Murder on the Orient Express (Movie Review)

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Agatha Christie’s “Murder on the Orient Express” is one of her best novels, and the best in her Hercules Poirot series so it is with a heavy heart that I must express my deepest sympathies to those who feel that I am being unfair with my upcoming review of this latest adaptation.

I was eager to see this movie. As a big fan of police and crime dramas, I was excited to see one of the greateste detectives, as Kenneth Branagh who plays him in this film (which he also directs) boasted. But I was sorely disappointed. The movie feels extremely apologetic with the writers having tried so hard to make us like the characters. I ended up feeling that some of the theatrics were over the top and unnecessary. Indeed, some of the characters ended up being cartoonish, with Poirot not being played as the methodical, dapper, complex man that he is in the novels.
The end result is another one of Hollywood’s recent attempts to modernize a timeless classic. And I say classic despite the novel being less than a century old. Published in 1934, the story centers on a gruesome morder on the Orient Express. Poirot is the only qualified to take on the case. Whereas the film lacks some of the more comedic elements of the book, the latter doesn’t shy away from inserting light-hearted humor, balancing it with the darker overtones of the ‘victim’ (and I use that term lightly here for those who have already read the book or seen the film) and those involved in the murder.
The novel has a lot of heart. It is something unique, and as the other ones of Agatha’s detective novels, by making the characters flawed, and difficult to decipher they become subjects that we can all relato.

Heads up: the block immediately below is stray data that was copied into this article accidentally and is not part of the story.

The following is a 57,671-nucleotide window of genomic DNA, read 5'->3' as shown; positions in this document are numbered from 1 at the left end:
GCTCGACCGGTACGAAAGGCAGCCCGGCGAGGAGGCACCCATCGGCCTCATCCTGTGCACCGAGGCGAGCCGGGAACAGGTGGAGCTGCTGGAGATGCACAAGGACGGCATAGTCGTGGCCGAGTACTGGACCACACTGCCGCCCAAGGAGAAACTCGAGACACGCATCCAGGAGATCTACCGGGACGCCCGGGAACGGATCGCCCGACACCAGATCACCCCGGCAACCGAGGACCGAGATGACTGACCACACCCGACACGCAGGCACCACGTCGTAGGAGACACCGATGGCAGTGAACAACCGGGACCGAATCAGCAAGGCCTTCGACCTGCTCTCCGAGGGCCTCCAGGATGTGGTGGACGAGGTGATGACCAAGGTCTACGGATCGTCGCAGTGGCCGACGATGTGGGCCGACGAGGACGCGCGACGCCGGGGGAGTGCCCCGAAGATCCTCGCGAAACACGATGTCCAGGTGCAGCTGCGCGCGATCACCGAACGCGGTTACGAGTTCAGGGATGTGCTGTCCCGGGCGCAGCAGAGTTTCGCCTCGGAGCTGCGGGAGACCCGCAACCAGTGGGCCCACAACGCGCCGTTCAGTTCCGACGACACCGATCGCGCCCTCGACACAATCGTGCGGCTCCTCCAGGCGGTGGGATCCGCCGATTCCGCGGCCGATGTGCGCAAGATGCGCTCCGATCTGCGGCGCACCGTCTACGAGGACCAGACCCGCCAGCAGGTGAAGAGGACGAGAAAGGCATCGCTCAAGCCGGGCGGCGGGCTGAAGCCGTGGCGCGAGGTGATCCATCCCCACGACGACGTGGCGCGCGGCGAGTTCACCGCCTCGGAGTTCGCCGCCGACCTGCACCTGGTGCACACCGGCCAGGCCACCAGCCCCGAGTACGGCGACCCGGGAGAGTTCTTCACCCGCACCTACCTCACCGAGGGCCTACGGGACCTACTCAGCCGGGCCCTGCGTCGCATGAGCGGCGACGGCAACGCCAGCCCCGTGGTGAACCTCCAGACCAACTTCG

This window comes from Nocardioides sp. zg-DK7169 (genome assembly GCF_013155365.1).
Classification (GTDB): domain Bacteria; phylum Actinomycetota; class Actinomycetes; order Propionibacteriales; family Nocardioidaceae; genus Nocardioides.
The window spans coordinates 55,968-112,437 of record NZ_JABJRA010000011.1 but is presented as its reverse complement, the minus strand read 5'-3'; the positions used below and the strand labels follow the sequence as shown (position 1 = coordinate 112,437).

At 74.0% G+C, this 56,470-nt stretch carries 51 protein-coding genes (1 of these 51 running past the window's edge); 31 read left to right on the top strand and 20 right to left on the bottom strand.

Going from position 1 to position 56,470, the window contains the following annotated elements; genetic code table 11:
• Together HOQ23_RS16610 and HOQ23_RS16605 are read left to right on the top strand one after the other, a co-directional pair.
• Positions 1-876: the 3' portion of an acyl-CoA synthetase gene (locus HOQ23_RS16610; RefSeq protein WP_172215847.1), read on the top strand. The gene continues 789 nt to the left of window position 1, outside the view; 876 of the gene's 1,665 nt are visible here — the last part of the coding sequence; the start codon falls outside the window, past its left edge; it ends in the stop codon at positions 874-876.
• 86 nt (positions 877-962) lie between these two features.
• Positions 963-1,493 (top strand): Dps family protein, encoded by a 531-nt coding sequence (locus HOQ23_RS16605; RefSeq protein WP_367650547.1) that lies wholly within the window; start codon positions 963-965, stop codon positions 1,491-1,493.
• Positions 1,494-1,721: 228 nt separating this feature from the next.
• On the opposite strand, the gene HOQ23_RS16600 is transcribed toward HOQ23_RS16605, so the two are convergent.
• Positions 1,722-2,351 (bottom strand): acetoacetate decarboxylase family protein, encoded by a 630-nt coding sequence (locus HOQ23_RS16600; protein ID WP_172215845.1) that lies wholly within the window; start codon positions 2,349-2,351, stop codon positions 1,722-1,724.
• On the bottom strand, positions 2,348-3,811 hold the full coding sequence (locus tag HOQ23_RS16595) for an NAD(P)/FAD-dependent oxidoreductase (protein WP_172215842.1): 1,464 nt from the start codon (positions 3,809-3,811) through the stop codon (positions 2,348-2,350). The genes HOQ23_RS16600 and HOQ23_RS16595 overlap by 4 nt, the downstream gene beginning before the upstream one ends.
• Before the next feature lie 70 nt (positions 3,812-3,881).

Poirot is not an easy man to interpret and I was hoping that if someone could outdo Finney and Suchet, it would be Kenneth Branagh. The man is not only a great director, he is a great actor. A Shakesperean actor at that! But the movie suffers from trying too hard.
The direction is good, the settings are wonderful, and it deserved to be at least nominated in those categories. But it cut through many important details and overdid it on others. Had it not left out the important details, then all of Poirot’s conclusions would have been easily understood. He is not just one of the world’s best detectives because of his intuition or passion to take on a big challenge such as this one, he is the best because he is highly methodical and nothing escapes his eye. In fact, Daisy Ridley’s character (the governess) points this out at the beginning of the film.
There is also some role reversals which I won’t complain about because it didn’t change the ending of the film, or undermine the plot; but I would have liked the movie to be longer so audiences would have become more invested on these characters and their grievances.

I will say this though. I do not hate this film. It is entertaining, but it is not as great as I thought it would be. Out of all the performances, the one that stood out the most was Michelle Pfeiffer.

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